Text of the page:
Body image is a general term that describes how we feel about our bodies in a given cultural context. Read more: Building Blocks of Body Image - How We Learn About Beauty and the Cost of Poor Body Image. When we have poor body image, we can feel a deep and painful urgency to change our bodies - we believe we have to look a certain way to find happiness, to be worthy, or to attain valued goals. If we can learn to separate our sense of worth from how we look, we become capable of growth that truly nourishes us.
How’s your body image?
To improve body image, we need to assess our relationships with our bodies. Here are some prompts for reflection - take a few minutes and write down your reactions.
- The aspects of my body I most want to change are ____________________.
- I have put the following efforts into making those changes (consider time, money, and emotional energy you’ve put into changing your body): ____________________.
- If I can’t change these aspects of my body, I worry that I’ll always ____________________ or never ____________________.
By answering these questions, we gain clarity about what drives our efforts to change our bodies. When we name why it feels so important to lose weight, straighten our hair, or eradicate our wrinkles, we may feel the first tremors of compassion for ourselves. It hurts to dislike or hate aspects of our bodies! It also hurts to feel like the current state of our bodies is a barrier to having relationships, careers, or life experiences that are important to us.
The more conscious we become of the connection between rejection-based efforts at body change and emotional discomfort, the more motivated we become to improve our relationships with our bodies (2).
A spectrum of change
One of my clients with a long history of disordered eating once said “I don’t want to be thinner, I want to not want to be thinner.” I was ecstatic! The single most important shift we can make in our relationships with our bodies is to recognize that our bodies are not the problem - the unrealistic, oppressive standards of beauty that we equate to worth are the problem (3). But how do we make the major leap from body rejection to body love? The short answer is: we don’t, at least not all at once. We can instead take a more graduated path marked by three steps: be still, be respectful, and befriend.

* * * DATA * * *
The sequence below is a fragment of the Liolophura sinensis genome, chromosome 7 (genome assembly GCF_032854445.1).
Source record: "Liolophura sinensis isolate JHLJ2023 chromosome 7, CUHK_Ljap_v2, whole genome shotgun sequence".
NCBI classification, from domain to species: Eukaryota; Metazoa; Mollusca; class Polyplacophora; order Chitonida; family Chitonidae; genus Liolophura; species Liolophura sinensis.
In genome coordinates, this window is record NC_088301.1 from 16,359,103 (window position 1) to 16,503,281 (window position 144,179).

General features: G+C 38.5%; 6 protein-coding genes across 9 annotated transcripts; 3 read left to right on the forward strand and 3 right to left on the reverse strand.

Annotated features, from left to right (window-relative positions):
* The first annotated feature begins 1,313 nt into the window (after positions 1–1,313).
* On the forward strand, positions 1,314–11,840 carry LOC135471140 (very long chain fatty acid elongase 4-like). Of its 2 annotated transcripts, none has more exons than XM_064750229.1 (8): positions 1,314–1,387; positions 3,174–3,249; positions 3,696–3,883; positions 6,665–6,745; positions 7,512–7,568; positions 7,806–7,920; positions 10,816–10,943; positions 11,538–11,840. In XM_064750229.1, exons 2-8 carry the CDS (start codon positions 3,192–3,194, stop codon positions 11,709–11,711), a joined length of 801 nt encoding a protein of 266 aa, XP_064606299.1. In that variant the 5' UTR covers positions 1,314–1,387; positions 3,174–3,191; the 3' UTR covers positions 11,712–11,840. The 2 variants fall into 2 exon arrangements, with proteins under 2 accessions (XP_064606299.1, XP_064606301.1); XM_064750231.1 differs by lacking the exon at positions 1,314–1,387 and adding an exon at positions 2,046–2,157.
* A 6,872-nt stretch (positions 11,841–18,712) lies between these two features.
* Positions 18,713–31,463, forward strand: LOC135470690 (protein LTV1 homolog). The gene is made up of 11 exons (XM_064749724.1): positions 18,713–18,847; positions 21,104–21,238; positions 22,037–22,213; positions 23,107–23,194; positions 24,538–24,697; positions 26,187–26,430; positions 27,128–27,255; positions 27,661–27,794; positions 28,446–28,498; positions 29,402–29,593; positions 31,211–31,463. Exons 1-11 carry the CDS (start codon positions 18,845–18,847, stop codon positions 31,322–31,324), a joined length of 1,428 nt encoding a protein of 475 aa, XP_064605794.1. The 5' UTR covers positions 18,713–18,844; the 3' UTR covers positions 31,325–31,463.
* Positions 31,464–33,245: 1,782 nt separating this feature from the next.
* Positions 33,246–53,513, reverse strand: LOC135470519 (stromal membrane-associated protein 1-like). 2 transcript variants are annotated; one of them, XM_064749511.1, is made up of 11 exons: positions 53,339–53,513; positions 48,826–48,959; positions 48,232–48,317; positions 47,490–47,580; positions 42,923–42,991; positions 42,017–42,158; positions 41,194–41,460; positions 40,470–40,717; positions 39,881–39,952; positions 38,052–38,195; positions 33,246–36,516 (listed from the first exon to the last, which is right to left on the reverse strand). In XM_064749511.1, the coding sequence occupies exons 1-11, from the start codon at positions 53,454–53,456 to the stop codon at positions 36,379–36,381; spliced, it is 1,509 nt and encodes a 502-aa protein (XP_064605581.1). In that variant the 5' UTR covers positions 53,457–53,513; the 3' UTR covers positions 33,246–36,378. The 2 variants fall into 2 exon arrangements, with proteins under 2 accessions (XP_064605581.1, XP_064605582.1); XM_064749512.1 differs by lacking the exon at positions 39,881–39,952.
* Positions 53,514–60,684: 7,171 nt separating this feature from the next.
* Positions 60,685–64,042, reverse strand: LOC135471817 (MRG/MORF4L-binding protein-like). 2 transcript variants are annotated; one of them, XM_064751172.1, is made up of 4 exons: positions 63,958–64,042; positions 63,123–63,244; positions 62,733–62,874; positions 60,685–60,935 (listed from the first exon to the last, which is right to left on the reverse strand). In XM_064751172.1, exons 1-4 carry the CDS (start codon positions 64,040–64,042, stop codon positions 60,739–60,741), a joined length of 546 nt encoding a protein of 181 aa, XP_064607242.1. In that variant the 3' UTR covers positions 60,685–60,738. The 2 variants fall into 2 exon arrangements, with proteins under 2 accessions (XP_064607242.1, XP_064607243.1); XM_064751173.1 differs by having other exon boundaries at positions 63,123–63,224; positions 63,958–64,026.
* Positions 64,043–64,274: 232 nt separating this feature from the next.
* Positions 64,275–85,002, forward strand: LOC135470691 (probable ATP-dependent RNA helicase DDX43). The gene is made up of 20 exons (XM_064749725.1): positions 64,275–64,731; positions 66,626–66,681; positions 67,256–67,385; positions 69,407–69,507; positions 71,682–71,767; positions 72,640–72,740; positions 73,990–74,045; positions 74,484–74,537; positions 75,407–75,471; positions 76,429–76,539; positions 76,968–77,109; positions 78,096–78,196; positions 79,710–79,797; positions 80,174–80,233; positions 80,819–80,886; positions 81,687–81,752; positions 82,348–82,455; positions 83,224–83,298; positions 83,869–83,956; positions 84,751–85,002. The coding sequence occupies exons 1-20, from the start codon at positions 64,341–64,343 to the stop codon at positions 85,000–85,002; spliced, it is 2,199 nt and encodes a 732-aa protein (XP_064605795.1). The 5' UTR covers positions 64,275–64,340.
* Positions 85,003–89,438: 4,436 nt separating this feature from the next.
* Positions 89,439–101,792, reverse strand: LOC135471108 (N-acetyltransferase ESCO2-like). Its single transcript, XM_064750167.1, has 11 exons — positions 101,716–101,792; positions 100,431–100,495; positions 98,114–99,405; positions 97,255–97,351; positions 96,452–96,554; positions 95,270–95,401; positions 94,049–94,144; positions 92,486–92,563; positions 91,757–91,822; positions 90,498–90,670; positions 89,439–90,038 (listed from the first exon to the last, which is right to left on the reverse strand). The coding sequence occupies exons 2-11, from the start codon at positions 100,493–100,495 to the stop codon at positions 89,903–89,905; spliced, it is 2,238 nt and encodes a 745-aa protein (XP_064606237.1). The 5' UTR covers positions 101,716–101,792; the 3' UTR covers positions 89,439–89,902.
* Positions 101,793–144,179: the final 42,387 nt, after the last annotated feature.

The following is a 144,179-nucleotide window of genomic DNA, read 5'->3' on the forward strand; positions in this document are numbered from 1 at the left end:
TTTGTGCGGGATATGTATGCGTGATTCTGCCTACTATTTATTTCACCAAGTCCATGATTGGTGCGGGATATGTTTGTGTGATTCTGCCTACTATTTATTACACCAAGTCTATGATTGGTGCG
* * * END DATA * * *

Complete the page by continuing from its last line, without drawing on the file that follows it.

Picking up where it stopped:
Being still when we have negative judgments about our bodies is a way of turning towards the truth of how we feel. Instead of trying to force ourselves into a loving relationship with our bodies, we start by acknowledging those aspects of our bodies that we don’t like and commit to NOT acting on negative beliefs. If you would typically respond to a thought about your hips being too big with a plan to workout later, take a step back from that thought, notice it, and commit to taking NO action to change your hips. (Don’t worry, this doesn’t mean you’ll never work out again - we just want to experiment with moving our bodies from a place of kindness rather than criticism). By deciding to be still when we have an urge to change ourselves, we develop a tolerance for body shaming thoughts, making those thoughts less powerful and compelling.
As we gain some resilience to tolerate our negative body thoughts without acting on them, we can move into the next phase of change, which is respect. Consider all the things your body does for you, all the experiences you wouldn’t have if you didn’t have a body. Our bodies are capable of amazing things! If this line of inquiry puts you in touch with painful experiences you’ve had that relate to your body, consider shifting responsibility. If you were bullied for a physical feature, for example, is that your body’s fault, or the bully’s fault? No matter how unkind you or others may have been to your body, your body has stayed with you, and that is pretty incredible.
Respecting our bodies also includes honoring our limits. Practice resting when your body is tired, eating when your body is hungry, and soothing your senses when you’re distressed. Meeting these basic needs communicates kindness toward our bodies, and helps to increase the ratio of positive to negative interactions we have with our bodies.
Befriend your body